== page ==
If there is anything to admire in this ill-conceived movie, it is Schwarzenegger’s delivery of his lines as the Terminator. He was over 70-years-old at the time of filming and he no longer has the super fit, muscular build he was famous for but he still proved to be excellent in being robotic with the dialogue. Sadly, this good stuff from the ex-governor of California was not enough to save this movie from its dark fate.

The film has a lot of action and there is a notable variety of it here. Even though action-packed and the action quality is an improvement over Terminator 3, Salvation and Genisys, Terminator: Dark Fate is ultimately a ride that can only provide temporary relief from the pain of the weak script. Oh, the use of fake-looking CGI hurts the action and stunts

Conclusion

TermiDF
Let this be the LAST Terminator movie and let it fade away. How? By NOT spending your precious time and money on it.

Although it is better than Terminator 3, Salvation and Genisys respectively, Terminator: Dark Fate still failed to be a solid film and definitely it is NOT worthy of being the official follow-up (the “real Terminator 3” to the first two films written and directed by James Cameron. Cameron’s involvement with this movie did not really improve the situation of the deteriorating Terminator film franchise and even worse, this big disappointment taints his record of excellence as a producer. Director Tim Miller, in my opinion, should go back to superhero movie making or try directing a brand new project of science fiction that does not involve an established intellectual property. How he will recover from Terminator: Dark Fate remains to be seen.

Bottom line – Terminator: Dark Fate is not recommended. You are better off skipping this movie but if you intend to watch it at all, do it out of curiosity. Don’t spend your money on this movie (the cinema, future release on streaming services, Blu-ray, DVD, etc.).

If you want to experience the cinematic greatness of the Terminator film franchise, go back to watching The Terminator and Terminator 2: Judgment Day instead.


Thank you for reading. If you find this article engaging, please click the like button below and also please consider sharing this article to others. Also my fantasy book The World of Havenor is still available in paperback and e-book format. If you are looking for a copywriter to create content for your special project or business, check out my services and my portfolio. Feel free to contact me as well. Also please feel free to visit my Facebook page Author Carlo Carrasco and follow me at HavenorFantasy@twitter.com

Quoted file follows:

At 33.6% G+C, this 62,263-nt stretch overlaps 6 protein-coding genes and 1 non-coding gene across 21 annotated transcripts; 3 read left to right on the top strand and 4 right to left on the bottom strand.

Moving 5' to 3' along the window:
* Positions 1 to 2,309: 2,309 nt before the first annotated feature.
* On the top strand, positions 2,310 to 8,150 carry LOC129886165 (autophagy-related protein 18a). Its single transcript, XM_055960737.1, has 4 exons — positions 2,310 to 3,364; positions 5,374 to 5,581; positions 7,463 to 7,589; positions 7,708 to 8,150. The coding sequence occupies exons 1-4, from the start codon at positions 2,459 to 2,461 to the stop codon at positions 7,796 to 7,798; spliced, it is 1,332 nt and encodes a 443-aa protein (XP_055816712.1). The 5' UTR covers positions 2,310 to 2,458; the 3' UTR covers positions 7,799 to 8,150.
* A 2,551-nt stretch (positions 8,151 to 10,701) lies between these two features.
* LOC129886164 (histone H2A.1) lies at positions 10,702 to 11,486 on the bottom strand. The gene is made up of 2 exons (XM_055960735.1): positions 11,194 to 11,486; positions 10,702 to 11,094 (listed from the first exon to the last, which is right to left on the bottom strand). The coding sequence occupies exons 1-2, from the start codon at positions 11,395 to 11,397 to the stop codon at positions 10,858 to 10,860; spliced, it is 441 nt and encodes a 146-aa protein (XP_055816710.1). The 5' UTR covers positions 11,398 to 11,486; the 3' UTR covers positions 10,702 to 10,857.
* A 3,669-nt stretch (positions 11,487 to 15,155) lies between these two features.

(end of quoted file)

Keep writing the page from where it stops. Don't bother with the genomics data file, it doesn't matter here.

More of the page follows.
A Look Back At The Terminator #1 (1990)

Way back in 1984, a low-budget movie titled The Terminator became a hit with moviegoers which greatly helped the careers of Arnold Schwarzenegger, Linda Hamilton and writer-director James Cameron. Terminator 2: Judgment Day became a massive hit worldwide in 1991 establishing the Terminator franchise as an important one leading to more movies (released in 2003, 2009 and 2015), video games and even a TV series. Oh yes, the upcoming film Terminator: Dark Fate will be released very soon and it now involves James Cameron.

Way back in 1990, a follow-up to the 1984 classic was released that did NOT involve Schwarzenegger, Cameron and Hamilton at all. The follow-up was a 4-issue mini-series titled The Terminator and was published by Dark Horse Comics which back then was licensed to do comic books of the Terminator franchise.

This is my review of The Terminator #1, written by John Arcudi and drawn by Chris Warner with ink work by Paul Guinan.

2019-09-30_082047~2.jpg

Early story

The comic book opens in the year 2029. In the ruins of Los Angeles, a band armed humans struggle against the machines of Skynet during the night. They infiltrate a facility to find one of Skynet’s time displacement chambers which they learned previously from their leader John Connor. Thanks to Connor’s intervention, Skynet’s attempt to change history failed but the big catch is that only a prototype of the time displacement chamber was discovered. The final model of the chamber remains.

2019-09-30_082201~2.jpg

As the armed guys make their way through, a Terminator watches them secretly….

Quality

When it comes to the writing, I can clearly see that John Arcudi (best known for The Mask) exerted effort to make this comic book relevant to the 1984 movie using key details such as the humans operating on the field only at night time (because Skynet will easily detect them during the day). Arcudi, however, expanded a bit on the franchise’s cinematic elements by emphasizing the use specific machines (steel-and-chrome wombs or tissue-generating chambers) to cover Terminator units with flesh and blood, and most notably, the use electronic communication between Terminator units which resemble telepathy among humans.

Cyberdyne, the fictional corporation heavily emphasized in Terminator 2, made an appearance in this comic book. With regards to Skynet, Arcudi emphasized that the living network was a lot more resourceful than what the movies suggested. The comic book has a nice build-up and along the way, the use of expository dialogue was pretty efficient and they are quite helpful for readers to grasp the story and key details.

With regards to the art work, Warner’s art style has that somewhat cartoony aesthetic on not just the humans but even on the machines. There were several Terminator units displayed without the flesh and from the way they were drawn, I could not even tell if those units were the T-800 type. Warner’s drawings on the physical environments carry a good amount of detail.